It’s a long walk: Lasting effects of maternity ward openings on labour market performance
Volha Lazuka ()
No 187, Lund Papers in Economic History from Lund University, Department of Economic History
Studies showing that large-scale public health interventions in early life have lasting economic consequences are still scarce and rarely disclose the mechanisms. Being born in a hospital versus having a traditional birth attendant at home represents the most common early life policy change worldwide. Knowing the consequences of this policy is also important given the ongoing enlargement of maternity hospitals. In 1931–1946, the Swedish state subsidized the opening of new maternity wards, which led to the gradual decline of home deliveries assisted by midwives. Maternity wards offered improved conditions for mothers and newborns, including hygiene, surgical proficiency and medications, and health monitoring. By applying a difference-in-differences approach and geocoding techniques to register-based individuallevel data on the total population, observed from birth until the age of 65, this paper explores the long-term economic effects of access to better health services at birth using the opening of maternity wards throughout the country as an early life quasi-experiment. The paper first finds that the reform substantially reduced neonatal mortality in the short term by 19.0–26.5 deaths per 1000. Capturing survivors of the affected cohorts at the ages of 47–64, it then shows sizable long-term effects of the introduction of maternity wards on labour income (2.4–4.7 per cent) and disability pensions (4.4–11.9 per cent). The effects run directly through better health and indirectly through higher levels of schooling. Small-scale local maternity wards yield a larger social rate of return than large-scale hospitals, stemming from the treatment of normal births.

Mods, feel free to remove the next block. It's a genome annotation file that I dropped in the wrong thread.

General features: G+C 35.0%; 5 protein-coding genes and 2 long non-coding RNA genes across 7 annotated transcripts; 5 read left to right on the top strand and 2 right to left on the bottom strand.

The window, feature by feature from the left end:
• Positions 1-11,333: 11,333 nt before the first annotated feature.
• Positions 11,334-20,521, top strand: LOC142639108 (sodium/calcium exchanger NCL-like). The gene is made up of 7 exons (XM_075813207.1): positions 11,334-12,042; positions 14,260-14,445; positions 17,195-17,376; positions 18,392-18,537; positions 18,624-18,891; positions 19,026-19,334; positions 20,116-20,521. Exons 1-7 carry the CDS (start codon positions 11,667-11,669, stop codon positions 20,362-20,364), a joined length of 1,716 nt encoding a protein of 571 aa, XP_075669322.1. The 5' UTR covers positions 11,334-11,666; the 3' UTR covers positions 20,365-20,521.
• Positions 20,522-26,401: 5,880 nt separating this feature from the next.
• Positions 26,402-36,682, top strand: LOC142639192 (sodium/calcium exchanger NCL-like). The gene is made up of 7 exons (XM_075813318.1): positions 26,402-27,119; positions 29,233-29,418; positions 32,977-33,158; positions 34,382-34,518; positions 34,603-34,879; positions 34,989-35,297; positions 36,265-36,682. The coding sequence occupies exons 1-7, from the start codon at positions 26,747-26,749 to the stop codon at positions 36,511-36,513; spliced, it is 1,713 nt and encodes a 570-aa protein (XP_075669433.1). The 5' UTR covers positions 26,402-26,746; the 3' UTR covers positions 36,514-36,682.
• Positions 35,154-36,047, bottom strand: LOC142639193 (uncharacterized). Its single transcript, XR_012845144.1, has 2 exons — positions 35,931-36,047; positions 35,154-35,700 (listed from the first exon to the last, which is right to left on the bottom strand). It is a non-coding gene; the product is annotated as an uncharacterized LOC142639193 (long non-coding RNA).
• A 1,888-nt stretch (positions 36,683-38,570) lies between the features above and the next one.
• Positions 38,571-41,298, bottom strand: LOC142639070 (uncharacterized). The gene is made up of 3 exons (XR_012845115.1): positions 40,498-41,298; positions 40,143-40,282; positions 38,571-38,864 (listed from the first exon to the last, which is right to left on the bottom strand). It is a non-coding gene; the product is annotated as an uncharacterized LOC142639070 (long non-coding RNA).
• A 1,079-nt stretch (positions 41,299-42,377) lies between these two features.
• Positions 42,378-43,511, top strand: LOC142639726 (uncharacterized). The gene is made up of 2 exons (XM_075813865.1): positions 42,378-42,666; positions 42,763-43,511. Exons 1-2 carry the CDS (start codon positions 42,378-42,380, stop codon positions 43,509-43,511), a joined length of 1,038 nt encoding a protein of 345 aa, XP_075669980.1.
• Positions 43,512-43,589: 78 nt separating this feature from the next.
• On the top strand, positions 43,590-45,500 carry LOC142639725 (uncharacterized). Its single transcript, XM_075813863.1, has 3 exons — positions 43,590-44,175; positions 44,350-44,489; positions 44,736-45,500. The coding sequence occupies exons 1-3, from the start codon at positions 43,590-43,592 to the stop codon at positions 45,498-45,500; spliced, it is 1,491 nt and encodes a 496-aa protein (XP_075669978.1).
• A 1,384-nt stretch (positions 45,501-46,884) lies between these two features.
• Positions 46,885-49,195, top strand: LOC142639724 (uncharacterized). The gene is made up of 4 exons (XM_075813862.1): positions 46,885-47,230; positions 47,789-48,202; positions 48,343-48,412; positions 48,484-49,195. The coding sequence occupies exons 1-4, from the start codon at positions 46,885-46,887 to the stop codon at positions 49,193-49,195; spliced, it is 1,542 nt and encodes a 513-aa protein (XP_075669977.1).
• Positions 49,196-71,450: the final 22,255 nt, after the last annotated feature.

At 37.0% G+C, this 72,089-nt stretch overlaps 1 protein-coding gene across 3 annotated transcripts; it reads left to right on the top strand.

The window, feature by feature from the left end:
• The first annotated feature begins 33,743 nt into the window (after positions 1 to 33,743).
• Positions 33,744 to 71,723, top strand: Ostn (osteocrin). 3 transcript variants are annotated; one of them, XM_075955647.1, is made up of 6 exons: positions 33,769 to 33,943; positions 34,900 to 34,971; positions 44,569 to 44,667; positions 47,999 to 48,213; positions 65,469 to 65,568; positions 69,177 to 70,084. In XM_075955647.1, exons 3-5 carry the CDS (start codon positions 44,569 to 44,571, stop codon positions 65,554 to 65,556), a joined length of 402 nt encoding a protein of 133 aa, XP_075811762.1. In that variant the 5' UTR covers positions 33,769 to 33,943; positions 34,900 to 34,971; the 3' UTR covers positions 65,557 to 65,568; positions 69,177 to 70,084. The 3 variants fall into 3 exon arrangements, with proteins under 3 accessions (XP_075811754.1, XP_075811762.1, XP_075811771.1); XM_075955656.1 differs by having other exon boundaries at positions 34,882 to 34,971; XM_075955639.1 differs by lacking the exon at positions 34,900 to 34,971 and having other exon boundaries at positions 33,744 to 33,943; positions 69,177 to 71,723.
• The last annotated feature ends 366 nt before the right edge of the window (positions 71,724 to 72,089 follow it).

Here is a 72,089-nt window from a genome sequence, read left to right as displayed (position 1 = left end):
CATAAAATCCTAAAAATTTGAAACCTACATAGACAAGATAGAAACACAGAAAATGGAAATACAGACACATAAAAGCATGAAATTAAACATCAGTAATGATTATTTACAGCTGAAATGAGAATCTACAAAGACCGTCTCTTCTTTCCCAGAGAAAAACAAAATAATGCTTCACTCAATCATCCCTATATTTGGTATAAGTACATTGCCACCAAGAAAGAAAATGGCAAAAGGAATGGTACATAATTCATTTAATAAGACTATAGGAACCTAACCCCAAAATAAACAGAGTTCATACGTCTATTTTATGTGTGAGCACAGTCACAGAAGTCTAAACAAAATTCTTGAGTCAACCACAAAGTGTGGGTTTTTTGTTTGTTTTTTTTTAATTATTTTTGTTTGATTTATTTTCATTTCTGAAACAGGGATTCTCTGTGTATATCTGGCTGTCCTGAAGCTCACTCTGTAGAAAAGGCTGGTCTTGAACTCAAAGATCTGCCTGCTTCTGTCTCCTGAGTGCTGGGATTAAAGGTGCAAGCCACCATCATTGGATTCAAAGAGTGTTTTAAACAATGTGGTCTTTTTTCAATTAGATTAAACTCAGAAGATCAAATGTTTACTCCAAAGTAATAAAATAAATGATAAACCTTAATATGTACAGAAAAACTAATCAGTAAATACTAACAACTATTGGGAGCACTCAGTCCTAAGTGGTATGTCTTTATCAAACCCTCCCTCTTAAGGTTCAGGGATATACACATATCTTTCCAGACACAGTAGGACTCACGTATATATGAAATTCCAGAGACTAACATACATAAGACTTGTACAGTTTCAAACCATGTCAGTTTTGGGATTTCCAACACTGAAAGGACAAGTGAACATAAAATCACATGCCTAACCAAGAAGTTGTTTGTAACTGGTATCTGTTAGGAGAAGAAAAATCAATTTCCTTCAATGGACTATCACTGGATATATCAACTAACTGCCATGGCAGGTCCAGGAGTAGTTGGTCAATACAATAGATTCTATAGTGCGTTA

Keywords: early life; maternity ward; labour income; efficency; Sweden (search for similar items in EconPapers)
JEL-codes: I18 I38 J24 N34 (search for similar items in EconPapers)
New Economics Papers: this item is included in nep-hea, nep-his, nep-lma and nep-ure
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Persistent link: https://EconPapers.repec.org/RePEc:hhs:luekhi:0187
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